While I respect his point of view, Paul Maurer's call for the suppression of the remake of "Lolita" does a disservice to the cherished right of artistic expression in this country as embodied in the 1st Amendment ("New 'Lolita' Does Terrible Disservice to Nabokov--and to Our Children," Counterpunch, Aug. 3).
As programmers of a premium television network, we at Showtime have championed the expression of a variety of different points of view on important issues and thus we chose to telecast "Lolita."
We disagree with Maurer's conclusion that the film "strays wildly" from the novel. In fact, Vladimir Nabokov's son, Dimitri, has praised the film and stated in the London Daily Telegraph how "remarkably close in spirit to the book" it is. Dimitri also notes, "It's so much more satisfying than Kubrick's film, which disappointed my father. [Director Adrian] Lyne and [screenwriter] Stephen Schiff have gone back to the book and got things right."
While the film (like the novel) contains controversial subject matter, it in no way glorifies or condones sexual obsession with children. On the contrary, rather than "inspire" potential predators of young girls, the film clearly shows the path to destruction that results from such behavior.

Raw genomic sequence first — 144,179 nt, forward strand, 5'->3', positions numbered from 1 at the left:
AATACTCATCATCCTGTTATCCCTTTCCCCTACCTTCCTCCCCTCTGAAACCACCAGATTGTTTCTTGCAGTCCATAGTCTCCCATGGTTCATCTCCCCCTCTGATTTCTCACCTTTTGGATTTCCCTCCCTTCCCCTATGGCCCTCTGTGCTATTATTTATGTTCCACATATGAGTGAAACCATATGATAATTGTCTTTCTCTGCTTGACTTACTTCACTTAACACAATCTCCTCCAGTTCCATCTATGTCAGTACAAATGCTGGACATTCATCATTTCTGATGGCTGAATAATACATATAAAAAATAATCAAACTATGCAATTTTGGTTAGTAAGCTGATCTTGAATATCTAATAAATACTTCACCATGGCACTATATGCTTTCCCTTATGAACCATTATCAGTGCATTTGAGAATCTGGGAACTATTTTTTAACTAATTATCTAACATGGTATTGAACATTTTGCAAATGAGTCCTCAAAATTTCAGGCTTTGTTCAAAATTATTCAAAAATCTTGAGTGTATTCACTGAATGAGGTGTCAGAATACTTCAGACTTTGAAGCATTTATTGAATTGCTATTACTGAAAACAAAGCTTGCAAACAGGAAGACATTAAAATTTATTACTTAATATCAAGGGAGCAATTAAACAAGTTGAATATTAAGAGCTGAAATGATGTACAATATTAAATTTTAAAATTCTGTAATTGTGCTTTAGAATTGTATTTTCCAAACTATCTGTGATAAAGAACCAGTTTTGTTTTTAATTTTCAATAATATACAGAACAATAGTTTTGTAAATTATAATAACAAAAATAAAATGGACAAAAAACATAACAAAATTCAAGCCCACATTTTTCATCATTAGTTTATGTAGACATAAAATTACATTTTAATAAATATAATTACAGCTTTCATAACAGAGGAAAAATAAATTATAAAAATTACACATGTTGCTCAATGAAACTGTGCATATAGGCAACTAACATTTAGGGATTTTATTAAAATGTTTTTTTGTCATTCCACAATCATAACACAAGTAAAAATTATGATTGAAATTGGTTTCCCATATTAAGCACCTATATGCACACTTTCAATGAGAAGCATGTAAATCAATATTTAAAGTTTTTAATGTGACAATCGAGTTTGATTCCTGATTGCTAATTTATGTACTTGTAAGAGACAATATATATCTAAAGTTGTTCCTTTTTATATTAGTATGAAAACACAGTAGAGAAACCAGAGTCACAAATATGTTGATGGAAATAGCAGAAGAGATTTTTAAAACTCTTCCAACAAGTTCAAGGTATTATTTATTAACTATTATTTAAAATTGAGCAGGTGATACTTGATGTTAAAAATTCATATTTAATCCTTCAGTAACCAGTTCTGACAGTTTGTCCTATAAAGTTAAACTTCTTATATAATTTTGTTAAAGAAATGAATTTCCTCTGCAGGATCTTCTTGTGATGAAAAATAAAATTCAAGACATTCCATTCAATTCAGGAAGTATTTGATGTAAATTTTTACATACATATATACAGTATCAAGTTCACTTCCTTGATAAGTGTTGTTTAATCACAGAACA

As with our telecasts of Anjelica Huston's "Bastard Out of Carolina" and the recently Emmy-nominated "Armistead Maupin's More Tales of the City," we feel that it is one of our primary missions to air subject matter that is difficult and at times controversial, because it is only by airing and discussing these issues that a fuller examination and understanding of the ways to solve societal problems such as physical and sexual child abuse can occur.
In addition, we at Showtime have long taken great pains to schedule such subject matter responsibly. As with our initial telecast of "Lolita," future telecasts will not air before 9 p.m. and will be accompanied by proper advisories warning viewers who have invited us into their homes of its mature content and subject matter. Also, viewers will continue to be notified that the film received an R rating from the Motion Picture Assn. of America.
Finally, we could not be more firm in our disagreement with Maurer that Lyne has irresponsibly portrayed Humbert as passive victim and Lolita as an aggressive participant. We regret that Maurer interprets the film this way, but it is not what we or the vast majority of critics around the country feel about the portrayal of this tragic story, movingly told.
For example, the Los Angeles Times' own Kenneth Turan noted, " 'Lolita' seems hardly likely to have caused so much trouble." Matt Roush's TV Guide review asked, "What were [U.S. movie distributors] afraid of?" and Time magazine's Richard Schickel said, "It should be said, flat out, that Lyne's 'Lolita' is not a movie we need to be protected from."
We take our responsibility to our viewers very seriously and know that providing them with a chance to see "Lolita" has generated serious and constructive discussions about the issues the film raises. In this regard, we certainly welcome Maurer's contribution to this robust dialogue and we respect his right to voice his opinion, as we equally respect the right of adults to view and make their own determination about this film.